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Sonatas 1 & 3 Import


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Audio CD, Import, June 26, 2007
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$20.69

1. Sonata for viola da gamba & keyboard No. 1 in G major, BWV 1027: Adagio
2. Sonata for viola da gamba & keyboard No. 1 in G major, BWV 1027: Allegro ma non tanto
3. Sonata for viola da gamba & keyboard No. 1 in G major, BWV 1027: Andante
4. Sonata for viola da gamba & keyboard No. 1 in G major, BWV 1027: Allegro moderato
5. Sonata for viola da gamba & keyboard No. 2 in D major, BWV 1028: Adagio
6. Sonata for viola da gamba & keyboard No. 2 in D major, BWV 1028: Allegro
7. Sonata for viola da gamba & keyboard No. 2 in D major, BWV 1028: Andante
8. Sonata for viola da gamba & keyboard No. 2 in D major, BWV 1028: Allegro
9. Sonata for viola da gamba & keyboard No. 3 in G minor, BWV 1029: Vivace
10. Sonata for viola da gamba & keyboard No. 3 in G minor, BWV 1029: Adagio
11. Sonata for viola da gamba & keyboard No. 3 in G minor, BWV 1029: Allegro
12. Sonata for viola da gamba & continuo in D major, H. 559, Wq. 137: Adagio ma non tanto
13. Sonata for viola da gamba & continuo in D major, H. 559, Wq. 137: Allegro con brio
14. Sonata for viola da gamba & continuo in D major, H. 559, Wq. 137: Arioso

Product Details

  • Audio CD (June 26, 2007)
  • Number of Discs: 1
  • Format: Import
  • Label: Orfeo
  • ASIN: B000RGSVL2
  • Average Customer Review: 4.3 out of 5 stars  See all reviews (3 customer reviews)
  • Amazon Best Sellers Rank: #566,567 in Music (See Top 100 in Music)

Customer Reviews

4.3 out of 5 stars
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67%
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33%
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Most Helpful Customer Reviews

14 of 15 people found the following review helpful By Alan Lekan on March 30, 2008
Its amazing to realize how diverse and varied music JS Bach wrote in his lifetime (1685-1750). Originally written for the gamba and harpischord, these compositions translate well to the modern cello and piano as their sunny, pleasant sonorites attest. The last sonata by Bach's most musically innovative son, CPE Bach, is an added treat.

Having recorded all of the major keyboard works of Bach, Angela Hewitt now picks up these "minor" pieces with cellist Daniel Muller-Schott. The compositions are not necessarily "virtuostic" - like those of Beethoven - but they among the first to give more equal partnership of the keyboard beyond continuo. These sonatas brim forth with effortless melody and quality musical development that Bach was so marvelous in composing which gives them a universal appeal.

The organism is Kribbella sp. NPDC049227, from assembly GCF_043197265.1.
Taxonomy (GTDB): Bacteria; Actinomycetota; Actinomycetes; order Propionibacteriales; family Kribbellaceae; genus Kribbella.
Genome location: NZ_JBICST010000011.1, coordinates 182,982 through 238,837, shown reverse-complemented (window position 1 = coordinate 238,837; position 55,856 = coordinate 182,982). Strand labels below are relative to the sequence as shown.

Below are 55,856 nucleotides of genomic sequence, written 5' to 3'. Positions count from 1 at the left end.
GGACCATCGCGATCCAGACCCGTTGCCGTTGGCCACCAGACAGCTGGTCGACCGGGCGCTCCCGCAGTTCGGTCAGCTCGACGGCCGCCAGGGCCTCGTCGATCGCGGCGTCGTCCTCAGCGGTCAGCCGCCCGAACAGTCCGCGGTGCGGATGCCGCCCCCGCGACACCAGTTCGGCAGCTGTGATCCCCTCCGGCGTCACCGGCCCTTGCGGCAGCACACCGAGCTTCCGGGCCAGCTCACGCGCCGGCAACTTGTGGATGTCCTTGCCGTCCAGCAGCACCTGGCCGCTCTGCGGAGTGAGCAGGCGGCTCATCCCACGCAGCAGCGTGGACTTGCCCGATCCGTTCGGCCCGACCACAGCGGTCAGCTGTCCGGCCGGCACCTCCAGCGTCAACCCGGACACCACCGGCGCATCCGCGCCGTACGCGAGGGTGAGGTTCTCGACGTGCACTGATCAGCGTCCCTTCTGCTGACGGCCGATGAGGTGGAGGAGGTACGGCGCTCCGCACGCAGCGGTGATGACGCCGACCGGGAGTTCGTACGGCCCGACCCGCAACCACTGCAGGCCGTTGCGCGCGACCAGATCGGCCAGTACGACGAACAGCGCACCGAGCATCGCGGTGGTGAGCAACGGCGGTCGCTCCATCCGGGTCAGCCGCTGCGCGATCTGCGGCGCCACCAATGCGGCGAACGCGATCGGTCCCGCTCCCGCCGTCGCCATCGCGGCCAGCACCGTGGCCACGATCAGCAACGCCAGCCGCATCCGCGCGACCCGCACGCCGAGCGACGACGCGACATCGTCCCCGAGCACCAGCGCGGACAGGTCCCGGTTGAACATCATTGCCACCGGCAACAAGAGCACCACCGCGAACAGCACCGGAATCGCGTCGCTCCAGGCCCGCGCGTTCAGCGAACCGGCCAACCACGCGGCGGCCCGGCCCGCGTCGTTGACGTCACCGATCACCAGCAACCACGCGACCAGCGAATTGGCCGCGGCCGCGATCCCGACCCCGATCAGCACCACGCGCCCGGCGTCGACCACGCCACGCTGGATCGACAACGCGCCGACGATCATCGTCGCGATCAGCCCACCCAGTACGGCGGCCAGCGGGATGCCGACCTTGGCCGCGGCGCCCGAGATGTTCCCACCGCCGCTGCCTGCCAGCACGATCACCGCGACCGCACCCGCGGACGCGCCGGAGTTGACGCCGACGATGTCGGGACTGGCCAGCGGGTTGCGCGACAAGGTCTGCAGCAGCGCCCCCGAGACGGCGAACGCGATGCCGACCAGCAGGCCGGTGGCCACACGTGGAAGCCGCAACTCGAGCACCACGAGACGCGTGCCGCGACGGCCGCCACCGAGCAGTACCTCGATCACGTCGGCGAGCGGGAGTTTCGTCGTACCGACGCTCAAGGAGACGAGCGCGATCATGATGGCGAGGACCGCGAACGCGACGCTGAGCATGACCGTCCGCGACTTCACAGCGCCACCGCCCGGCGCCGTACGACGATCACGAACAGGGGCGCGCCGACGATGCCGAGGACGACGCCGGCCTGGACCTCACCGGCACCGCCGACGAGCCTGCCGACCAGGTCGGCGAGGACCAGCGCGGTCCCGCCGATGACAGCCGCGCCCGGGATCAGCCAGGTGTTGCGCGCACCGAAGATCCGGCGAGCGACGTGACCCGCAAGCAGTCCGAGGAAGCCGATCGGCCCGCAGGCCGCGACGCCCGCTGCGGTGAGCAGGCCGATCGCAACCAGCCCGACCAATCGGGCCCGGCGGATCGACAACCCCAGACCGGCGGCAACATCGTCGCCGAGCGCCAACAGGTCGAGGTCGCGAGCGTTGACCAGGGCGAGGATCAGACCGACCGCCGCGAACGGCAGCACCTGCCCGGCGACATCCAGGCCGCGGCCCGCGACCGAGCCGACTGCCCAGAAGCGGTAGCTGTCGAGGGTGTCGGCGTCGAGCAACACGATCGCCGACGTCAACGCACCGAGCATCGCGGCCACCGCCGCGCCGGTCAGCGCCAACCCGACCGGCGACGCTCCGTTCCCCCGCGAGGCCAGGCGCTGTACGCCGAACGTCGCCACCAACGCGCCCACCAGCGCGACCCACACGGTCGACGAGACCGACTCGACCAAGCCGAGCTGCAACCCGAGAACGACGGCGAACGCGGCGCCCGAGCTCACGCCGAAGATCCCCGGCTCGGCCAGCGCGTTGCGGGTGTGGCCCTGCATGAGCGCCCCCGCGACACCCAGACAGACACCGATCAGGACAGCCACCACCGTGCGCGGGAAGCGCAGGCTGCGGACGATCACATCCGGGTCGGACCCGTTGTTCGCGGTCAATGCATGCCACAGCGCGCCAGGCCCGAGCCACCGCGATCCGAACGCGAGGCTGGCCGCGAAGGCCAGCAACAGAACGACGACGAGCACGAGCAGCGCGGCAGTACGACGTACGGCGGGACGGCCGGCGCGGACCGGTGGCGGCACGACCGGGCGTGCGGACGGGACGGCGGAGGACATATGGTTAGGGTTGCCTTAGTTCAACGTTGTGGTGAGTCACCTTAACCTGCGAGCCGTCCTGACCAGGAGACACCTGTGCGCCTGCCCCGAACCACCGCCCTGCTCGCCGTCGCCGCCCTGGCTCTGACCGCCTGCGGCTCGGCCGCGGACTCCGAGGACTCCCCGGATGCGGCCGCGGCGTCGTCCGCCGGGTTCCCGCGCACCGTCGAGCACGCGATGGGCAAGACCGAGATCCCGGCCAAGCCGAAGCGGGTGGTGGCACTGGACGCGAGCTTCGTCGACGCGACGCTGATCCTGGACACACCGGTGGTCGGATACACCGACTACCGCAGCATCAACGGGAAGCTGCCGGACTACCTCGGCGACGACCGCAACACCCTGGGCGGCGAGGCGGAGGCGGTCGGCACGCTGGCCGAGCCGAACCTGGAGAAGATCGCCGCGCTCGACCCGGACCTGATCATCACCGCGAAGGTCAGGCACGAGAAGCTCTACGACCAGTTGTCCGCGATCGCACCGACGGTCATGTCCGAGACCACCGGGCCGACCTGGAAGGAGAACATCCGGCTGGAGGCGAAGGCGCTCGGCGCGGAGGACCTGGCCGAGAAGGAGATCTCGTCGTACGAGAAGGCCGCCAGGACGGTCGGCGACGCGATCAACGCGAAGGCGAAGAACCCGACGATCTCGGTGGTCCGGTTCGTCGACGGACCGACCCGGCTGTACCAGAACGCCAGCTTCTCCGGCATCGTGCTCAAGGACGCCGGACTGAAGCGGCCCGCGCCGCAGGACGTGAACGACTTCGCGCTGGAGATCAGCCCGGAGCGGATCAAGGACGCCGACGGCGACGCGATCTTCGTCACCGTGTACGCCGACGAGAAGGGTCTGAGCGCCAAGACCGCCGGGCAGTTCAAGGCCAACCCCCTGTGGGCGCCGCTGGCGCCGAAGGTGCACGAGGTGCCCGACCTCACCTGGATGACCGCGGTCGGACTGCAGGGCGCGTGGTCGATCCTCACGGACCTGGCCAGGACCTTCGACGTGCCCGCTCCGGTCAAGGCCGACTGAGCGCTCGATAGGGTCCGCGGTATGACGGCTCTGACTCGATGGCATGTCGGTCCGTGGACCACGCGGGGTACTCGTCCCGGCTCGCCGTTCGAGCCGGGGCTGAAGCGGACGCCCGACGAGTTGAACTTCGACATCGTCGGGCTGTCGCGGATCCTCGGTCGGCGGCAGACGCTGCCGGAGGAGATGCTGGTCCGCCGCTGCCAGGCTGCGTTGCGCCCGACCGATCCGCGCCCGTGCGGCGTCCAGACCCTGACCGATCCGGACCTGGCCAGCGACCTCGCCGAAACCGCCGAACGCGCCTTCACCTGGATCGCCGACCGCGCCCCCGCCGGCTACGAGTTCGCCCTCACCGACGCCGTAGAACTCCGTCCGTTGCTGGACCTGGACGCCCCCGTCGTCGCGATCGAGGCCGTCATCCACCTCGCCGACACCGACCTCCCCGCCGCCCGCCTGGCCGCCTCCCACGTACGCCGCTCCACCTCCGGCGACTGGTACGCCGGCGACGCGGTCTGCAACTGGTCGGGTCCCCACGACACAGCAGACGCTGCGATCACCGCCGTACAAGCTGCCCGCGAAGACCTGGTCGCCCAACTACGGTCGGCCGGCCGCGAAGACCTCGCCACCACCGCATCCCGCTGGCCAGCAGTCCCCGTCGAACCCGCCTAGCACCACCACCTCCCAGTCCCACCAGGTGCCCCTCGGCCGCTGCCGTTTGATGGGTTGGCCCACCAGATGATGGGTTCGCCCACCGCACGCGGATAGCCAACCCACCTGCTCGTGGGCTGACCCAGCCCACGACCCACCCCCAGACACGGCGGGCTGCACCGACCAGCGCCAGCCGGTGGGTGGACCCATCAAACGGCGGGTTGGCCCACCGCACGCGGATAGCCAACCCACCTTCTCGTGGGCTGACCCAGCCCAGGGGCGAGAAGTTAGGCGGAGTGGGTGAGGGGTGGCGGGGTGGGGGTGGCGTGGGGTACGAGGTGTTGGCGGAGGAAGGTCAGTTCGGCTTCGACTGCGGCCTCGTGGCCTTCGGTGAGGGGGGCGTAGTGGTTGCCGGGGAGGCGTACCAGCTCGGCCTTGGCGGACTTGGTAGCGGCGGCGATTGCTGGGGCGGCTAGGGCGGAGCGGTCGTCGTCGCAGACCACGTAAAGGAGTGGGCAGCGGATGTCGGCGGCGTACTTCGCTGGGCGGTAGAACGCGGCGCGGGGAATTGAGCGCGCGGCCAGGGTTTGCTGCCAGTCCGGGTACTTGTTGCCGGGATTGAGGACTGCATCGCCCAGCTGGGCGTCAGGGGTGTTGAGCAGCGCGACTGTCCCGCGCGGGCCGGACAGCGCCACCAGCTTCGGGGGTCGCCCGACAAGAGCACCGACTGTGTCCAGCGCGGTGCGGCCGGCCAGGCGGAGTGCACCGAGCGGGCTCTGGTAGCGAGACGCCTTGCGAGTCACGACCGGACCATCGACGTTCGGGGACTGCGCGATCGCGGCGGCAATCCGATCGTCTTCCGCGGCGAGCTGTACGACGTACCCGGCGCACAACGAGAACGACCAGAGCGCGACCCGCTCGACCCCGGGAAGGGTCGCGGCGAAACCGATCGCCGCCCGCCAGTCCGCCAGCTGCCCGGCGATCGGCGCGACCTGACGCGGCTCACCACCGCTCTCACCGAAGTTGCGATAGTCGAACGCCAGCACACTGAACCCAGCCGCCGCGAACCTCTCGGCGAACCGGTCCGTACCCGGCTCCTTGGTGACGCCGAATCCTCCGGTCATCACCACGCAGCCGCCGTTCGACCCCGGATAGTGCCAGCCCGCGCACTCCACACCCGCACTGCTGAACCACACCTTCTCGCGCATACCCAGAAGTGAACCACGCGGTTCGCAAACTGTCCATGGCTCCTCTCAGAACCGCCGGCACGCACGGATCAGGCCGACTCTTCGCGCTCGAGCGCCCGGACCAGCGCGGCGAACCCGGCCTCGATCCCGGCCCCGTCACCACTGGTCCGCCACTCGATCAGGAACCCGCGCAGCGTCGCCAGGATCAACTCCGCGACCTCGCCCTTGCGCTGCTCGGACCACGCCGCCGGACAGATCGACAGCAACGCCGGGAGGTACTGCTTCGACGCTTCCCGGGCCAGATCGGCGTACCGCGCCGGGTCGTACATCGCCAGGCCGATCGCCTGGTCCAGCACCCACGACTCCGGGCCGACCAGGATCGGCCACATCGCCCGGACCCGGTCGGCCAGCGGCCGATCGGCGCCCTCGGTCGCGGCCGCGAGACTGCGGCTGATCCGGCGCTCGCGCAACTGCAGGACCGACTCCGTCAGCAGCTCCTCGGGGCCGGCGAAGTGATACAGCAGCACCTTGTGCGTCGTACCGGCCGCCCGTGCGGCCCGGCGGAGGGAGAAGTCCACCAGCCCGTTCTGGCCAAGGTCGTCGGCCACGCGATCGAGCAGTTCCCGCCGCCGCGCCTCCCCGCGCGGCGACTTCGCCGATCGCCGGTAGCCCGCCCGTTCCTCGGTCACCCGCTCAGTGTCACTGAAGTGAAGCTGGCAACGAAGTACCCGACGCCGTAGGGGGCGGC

Listening to this similar-temperament pair of fine musicians play these pieces, one would be hard-pressed to find something not to like (barring a conflict with use of modern instruments for some perhaps). Both relax nicely into these works. Hewitt's Bach is well known and Muller-Schott brings an attractive, luminously coloured sound and texture to the reading. His intonation and judicious use of vibrato sounds silky smooth on the 1727 Matteo Goffriller cello he uses. It makes for wonderful, nourishing music to play often - like on a relaxing Sunday morning. And the Orfeo sound and ideal instrument balance brings them fully to life (to me the sound is better than the Hyperion sound of Hewitt's many recordings). I also like their treatment and sound environment slightly better than another modern instrument performance of Maiskey/Argerich. A beautiful CD. [55 minutes] Compositions - 4.5 stars; Performance - 5 stars; Sound quality - 5 stars.
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2 of 3 people found the following review helpful By Bill Staley on August 31, 2010
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Angela Hewitt brings everything she knows about Bach to the task of accompanying the cellist in these wonderful pieces. It's an extraordinary, beautiful dialogue. They each have so much to tell us about the piece, incredible talents to convey it, and seem to enjoy playing together. "Sunday morning Bach" is a great way to describe the unhurried tempo. The CPE Bach sonata is nice, too. This recording is worth tracking down. It's a shame that it is not available for download. I like the Angela Hewitt recording a little better than the Martha Agerich version, but they are both wonderful.
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5 of 9 people found the following review helpful By pohjola on February 19, 2009
I was very disappointed in this release, mainly because I thought the recording balance put undue weight on the cello at the expense of the piano. Angela Hewitt's left hand, in particular, was nearly inaudible. This is a big problem, because the main reason I wanted to hear the work with piano instead of harpsichord was to hear Bach's fascinating base lines. The musicianship is at a high level, but the engineering ruined it for me.
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